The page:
Much of the recent pushback to the #MeToo movement revolves around the idea that we aren’t drawing proper distinctions between serious sexual assault and less serious everyday boorishness. Here is Megan McArdle:
I have now had dozens of conversations about #MeToo with women my age or older, all of which are some variant on “What the hey?” It’s not that we’re opposed to #MeToo; we are overjoyed to see slime like Harvey Weinstein flushed out of the woodwork, and the studio system. But we see sharp distinctions between Weinstein and guys who press aggressively — embarrassingly, adulterously — for sex. To women in their 20s, it seems that distinction is invisible.
….Let me propose a possible answer to this, suggested by a very smart social scientist of my acquaintance: They feel this way because we no longer have any moral language for talking about sex except consent. So when men do things that they feel are wrong — such as aggressively pursuing casual sex without caring about the feelings of their female target — we’re left flailing for some way to describe this as non-consensual, even when she agreed to the sex.
But Anna North says young women are perfectly capable of distinguishing between coerced sex from powerful men; unwanted groping from strangers; and the awkward overaggressiveness of a guy like Aziz Ansari:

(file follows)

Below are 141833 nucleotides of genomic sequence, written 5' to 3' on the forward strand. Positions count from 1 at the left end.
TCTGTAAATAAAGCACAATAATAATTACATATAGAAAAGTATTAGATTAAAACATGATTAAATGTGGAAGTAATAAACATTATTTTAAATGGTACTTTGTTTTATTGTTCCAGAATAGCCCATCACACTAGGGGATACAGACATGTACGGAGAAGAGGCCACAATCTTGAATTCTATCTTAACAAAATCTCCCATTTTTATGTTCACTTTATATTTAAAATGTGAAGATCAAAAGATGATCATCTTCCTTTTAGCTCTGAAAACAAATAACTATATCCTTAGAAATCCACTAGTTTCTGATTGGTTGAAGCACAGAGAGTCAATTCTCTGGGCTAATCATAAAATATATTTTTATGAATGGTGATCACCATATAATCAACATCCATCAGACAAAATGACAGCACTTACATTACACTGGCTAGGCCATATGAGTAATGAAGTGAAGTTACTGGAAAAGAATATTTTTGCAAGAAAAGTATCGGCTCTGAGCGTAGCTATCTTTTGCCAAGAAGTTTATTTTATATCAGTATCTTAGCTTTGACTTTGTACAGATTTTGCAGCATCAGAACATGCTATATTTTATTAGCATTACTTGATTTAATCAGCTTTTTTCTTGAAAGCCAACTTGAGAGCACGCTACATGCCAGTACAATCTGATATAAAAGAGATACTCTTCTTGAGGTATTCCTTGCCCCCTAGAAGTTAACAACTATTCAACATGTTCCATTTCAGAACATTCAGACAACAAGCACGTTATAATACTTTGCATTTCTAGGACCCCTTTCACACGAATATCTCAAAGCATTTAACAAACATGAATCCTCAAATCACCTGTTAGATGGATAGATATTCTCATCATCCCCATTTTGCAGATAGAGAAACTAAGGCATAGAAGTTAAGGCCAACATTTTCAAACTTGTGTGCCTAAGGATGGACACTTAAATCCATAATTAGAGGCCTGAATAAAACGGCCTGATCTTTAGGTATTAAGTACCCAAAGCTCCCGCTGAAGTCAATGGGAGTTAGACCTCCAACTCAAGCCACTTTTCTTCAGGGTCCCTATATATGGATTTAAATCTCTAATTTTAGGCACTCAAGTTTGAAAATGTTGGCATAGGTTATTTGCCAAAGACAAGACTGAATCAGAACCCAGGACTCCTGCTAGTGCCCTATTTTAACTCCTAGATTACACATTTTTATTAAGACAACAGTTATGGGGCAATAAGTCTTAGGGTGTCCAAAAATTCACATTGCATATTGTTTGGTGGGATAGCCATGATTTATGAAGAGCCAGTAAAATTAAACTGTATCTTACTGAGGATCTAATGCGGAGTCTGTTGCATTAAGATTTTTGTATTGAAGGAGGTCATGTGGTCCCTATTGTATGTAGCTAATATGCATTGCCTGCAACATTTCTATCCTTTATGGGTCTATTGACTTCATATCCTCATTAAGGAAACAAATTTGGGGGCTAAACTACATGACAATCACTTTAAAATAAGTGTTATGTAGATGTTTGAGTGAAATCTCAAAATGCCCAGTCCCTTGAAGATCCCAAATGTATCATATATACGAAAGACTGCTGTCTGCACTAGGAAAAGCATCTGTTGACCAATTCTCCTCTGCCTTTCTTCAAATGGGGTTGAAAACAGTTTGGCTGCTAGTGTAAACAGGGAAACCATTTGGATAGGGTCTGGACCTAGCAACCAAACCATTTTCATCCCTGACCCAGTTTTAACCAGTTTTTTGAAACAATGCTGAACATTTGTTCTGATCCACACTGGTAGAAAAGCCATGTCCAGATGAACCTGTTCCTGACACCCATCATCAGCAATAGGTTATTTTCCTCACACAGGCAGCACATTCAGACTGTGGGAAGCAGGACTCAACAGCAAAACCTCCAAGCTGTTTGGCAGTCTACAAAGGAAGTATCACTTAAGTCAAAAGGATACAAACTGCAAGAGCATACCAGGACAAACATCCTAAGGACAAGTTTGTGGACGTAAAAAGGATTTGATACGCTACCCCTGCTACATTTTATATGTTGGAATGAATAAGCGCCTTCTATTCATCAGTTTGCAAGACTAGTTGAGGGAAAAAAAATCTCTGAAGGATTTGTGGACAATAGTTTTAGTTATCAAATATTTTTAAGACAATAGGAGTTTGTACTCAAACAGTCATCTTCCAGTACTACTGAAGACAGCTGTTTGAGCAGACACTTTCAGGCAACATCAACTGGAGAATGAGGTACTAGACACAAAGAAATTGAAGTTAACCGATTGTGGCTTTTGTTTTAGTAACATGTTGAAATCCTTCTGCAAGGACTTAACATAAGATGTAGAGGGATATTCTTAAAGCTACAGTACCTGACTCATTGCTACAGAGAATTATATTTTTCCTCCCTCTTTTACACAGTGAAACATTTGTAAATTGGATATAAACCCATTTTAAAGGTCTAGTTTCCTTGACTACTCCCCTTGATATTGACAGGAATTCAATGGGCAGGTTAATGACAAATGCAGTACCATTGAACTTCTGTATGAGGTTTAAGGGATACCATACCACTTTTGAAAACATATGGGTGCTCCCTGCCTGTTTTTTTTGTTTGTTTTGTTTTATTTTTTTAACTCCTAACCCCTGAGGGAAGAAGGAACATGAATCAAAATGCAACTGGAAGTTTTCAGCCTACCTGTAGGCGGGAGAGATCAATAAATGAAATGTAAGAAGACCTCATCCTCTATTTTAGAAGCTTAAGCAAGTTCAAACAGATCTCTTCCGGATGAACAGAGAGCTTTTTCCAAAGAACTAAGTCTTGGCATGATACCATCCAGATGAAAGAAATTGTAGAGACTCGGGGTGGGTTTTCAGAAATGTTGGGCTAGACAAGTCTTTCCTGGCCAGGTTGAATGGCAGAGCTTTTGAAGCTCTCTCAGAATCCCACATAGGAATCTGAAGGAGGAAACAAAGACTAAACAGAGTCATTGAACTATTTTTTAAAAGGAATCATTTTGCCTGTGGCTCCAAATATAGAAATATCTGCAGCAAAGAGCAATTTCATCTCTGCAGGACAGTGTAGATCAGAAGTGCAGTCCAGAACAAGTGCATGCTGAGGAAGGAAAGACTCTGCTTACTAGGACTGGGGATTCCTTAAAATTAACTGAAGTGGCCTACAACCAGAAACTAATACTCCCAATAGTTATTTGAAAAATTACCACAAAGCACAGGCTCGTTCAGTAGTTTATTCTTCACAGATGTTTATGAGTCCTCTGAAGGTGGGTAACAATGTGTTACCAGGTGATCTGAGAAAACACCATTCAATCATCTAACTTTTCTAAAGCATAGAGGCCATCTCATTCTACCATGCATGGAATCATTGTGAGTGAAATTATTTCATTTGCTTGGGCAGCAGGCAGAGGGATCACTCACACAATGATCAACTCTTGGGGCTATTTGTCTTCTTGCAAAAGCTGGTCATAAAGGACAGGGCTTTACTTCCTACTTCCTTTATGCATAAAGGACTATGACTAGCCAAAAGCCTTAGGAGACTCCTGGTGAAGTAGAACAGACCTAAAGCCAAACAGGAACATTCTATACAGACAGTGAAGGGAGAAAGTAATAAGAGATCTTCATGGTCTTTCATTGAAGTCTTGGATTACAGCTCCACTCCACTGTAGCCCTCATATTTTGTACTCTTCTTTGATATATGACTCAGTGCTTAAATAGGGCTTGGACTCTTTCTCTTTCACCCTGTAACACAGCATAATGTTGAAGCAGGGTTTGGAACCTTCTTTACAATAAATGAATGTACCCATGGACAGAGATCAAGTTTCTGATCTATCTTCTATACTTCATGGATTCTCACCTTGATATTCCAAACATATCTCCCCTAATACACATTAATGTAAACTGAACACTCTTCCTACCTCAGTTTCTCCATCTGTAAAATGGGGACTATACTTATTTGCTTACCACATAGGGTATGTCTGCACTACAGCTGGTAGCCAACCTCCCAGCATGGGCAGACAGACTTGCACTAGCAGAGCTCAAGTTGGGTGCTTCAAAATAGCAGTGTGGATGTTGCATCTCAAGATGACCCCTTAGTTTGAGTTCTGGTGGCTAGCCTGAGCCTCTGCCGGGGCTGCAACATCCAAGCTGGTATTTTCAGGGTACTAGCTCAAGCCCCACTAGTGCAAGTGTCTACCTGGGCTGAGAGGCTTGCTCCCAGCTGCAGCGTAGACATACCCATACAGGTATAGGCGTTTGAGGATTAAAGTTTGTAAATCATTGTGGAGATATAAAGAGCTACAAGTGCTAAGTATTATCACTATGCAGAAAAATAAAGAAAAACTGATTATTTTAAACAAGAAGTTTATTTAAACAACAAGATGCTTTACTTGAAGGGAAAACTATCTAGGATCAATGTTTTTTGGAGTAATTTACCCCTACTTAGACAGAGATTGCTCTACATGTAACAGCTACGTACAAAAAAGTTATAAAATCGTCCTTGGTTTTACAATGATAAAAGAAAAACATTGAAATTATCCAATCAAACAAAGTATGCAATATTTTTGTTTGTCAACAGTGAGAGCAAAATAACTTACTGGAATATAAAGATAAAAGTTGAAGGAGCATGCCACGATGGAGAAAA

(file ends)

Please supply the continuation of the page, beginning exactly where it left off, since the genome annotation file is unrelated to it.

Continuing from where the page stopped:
Many of those criticizing #MeToo seem to think that modern-day McCarthys want to strip men of their jobs and lock them up at the merest hint of flirtation. But there’s no reason to think that the many people coming forward to speak out about sexual misconduct can’t handle a conversation about a variety of kinds of sexual misconduct — and a variety of possible remedies….Moreover, many critics seem to believe that women are incapable of discernment, that they see no difference between a rape and an unwelcome comment, that they are equally outraged by everything.
….Neither is always the case. Aziz Ansari may face career repercussions for Grace’s story, but that hasn’t happened yet. Nor is there any suggestion that he’ll go to jail. And contrary to the image of women as vindictive harridans out for blood, there are examples of women who have responded with gratitude, even forgiveness, to men’s apologies.
I think there’s some truth to both of these comments. But I wonder: do we have even a rough consensus about how serious various actions are? In criminal law, everything is specified in minute detail, and punishments range from a $50 fine to life in federal prison. We don’t have that in real life, so instead here’s a survey for you. On a scale of 1 to 10, how would you rank the offenses of each of the following men? If you’re not familiar with a case, leave it blank. I ask for your gender at the end because I want to find out if there’s any kind of systematic difference between men and women.
Obviously this isn’t scientific, and the questions are best answered quickly. The point, obviously, is to force you to make a rough but concrete judgment. I’m curious about how my readership views this stuff.